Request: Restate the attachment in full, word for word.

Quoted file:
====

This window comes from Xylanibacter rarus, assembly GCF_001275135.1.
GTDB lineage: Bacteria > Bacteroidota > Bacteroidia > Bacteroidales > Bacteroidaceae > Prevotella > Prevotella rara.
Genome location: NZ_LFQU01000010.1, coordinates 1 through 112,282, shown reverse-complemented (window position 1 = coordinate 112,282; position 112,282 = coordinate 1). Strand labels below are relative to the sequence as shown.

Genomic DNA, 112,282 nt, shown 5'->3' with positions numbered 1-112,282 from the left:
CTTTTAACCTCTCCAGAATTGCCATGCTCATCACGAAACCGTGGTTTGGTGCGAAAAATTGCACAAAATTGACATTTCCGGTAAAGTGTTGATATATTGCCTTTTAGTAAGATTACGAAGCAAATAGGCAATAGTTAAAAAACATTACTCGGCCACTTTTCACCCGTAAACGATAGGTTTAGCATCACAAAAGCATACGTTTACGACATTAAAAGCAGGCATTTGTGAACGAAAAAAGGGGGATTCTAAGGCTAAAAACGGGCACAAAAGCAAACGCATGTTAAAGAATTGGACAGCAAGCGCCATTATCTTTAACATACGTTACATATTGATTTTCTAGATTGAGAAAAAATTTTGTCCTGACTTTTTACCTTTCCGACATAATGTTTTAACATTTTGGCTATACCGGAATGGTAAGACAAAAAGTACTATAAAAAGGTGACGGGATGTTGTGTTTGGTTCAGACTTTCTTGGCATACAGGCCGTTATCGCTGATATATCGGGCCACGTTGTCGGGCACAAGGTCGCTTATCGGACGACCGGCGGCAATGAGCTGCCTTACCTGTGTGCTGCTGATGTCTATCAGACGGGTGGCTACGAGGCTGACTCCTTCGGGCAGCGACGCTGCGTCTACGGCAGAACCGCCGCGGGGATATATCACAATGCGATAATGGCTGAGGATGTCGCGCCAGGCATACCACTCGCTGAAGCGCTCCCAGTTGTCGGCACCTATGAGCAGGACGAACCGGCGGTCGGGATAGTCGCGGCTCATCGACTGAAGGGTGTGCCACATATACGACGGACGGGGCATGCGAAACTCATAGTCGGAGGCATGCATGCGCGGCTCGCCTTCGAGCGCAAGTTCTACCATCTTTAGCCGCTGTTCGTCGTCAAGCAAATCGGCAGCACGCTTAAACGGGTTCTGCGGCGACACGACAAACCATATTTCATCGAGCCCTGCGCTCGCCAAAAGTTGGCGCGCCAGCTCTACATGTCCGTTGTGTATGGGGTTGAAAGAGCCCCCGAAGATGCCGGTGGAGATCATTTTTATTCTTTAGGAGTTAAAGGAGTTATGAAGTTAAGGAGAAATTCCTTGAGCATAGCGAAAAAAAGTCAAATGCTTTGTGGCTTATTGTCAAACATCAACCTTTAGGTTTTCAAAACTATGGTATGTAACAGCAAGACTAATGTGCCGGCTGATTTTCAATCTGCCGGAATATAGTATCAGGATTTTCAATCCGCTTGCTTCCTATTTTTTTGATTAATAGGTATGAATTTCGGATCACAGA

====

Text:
This window comes from Xylanibacter rarus, assembly GCF_001275135.1.
GTDB lineage: Bacteria > Bacteroidota > Bacteroidia > Bacteroidales > Bacteroidaceae > Prevotella > Prevotella rara.
Genome location: NZ_LFQU01000010.1, coordinates 1 through 112,282, shown reverse-complemented (window position 1 = coordinate 112,282; position 112,282 = coordinate 1). Strand labels below are relative to the sequence as shown.

Genomic DNA, 112,282 nt, shown 5'->3' with positions numbered 1-112,282 from the left:
CTTTTAACCTCTCCAGAATTGCCATGCTCATCACGAAACCGTGGTTTGGTGCGAAAAATTGCACAAAATTGACATTTCCGGTAAAGTGTTGATATATTGCCTTTTAGTAAGATTACGAAGCAAATAGGCAATAGTTAAAAAACATTACTCGGCCACTTTTCACCCGTAAACGATAGGTTTAGCATCACAAAAGCATACGTTTACGACATTAAAAGCAGGCATTTGTGAACGAAAAAAGGGGGATTCTAAGGCTAAAAACGGGCACAAAAGCAAACGCATGTTAAAGAATTGGACAGCAAGCGCCATTATCTTTAACATACGTTACATATTGATTTTCTAGATTGAGAAAAAATTTTGTCCTGACTTTTTACCTTTCCGACATAATGTTTTAACATTTTGGCTATACCGGAATGGTAAGACAAAAAGTACTATAAAAAGGTGACGGGATGTTGTGTTTGGTTCAGACTTTCTTGGCATACAGGCCGTTATCGCTGATATATCGGGCCACGTTGTCGGGCACAAGGTCGCTTATCGGACGACCGGCGGCAATGAGCTGCCTTACCTGTGTGCTGCTGATGTCTATCAGACGGGTGGCTACGAGGCTGACTCCTTCGGGCAGCGACGCTGCGTCTACGGCAGAACCGCCGCGGGGATATATCACAATGCGATAATGGCTGAGGATGTCGCGCCAGGCATACCACTCGCTGAAGCGCTCCCAGTTGTCGGCACCTATGAGCAGGACGAACCGGCGGTCGGGATAGTCGCGGCTCATCGACTGAAGGGTGTGCCACATATACGACGGACGGGGCATGCGAAACTCATAGTCGGAGGCATGCATGCGCGGCTCGCCTTCGAGCGCAAGTTCTACCATCTTTAGCCGCTGTTCGTCGTCAAGCAAATCGGCAGCACGCTTAAACGGGTTCTGCGGCGACACGACAAACCATATTTCATCGAGCCCTGCGCTCGCCAAAAGTTGGCGCGCCAGCTCTACATGTCCGTTGTGTATGGGGTTGAAAGAGCCCCCGAAGATGCCGGTGGAGATCATTTTTATTCTTTAGGAGTTAAAGGAGTTATGAAGTTAAGGAGAAATTCCTTGAGCATAGCGAAAAAAAGTCAAATGCTTTGTGGCTTATTGTCAAACATCAACCTTTAGGTTTTCAAAACTATGGTATGTAACAGCAAGACTAATGTGCCGGCTGATTTTCAATCTGCCGGAATATAGTATCAGGATTTTCAATCCGCTTGCTTCCTATTTTTTTGATTAATAGGTATGAATTTCGGATCACAGA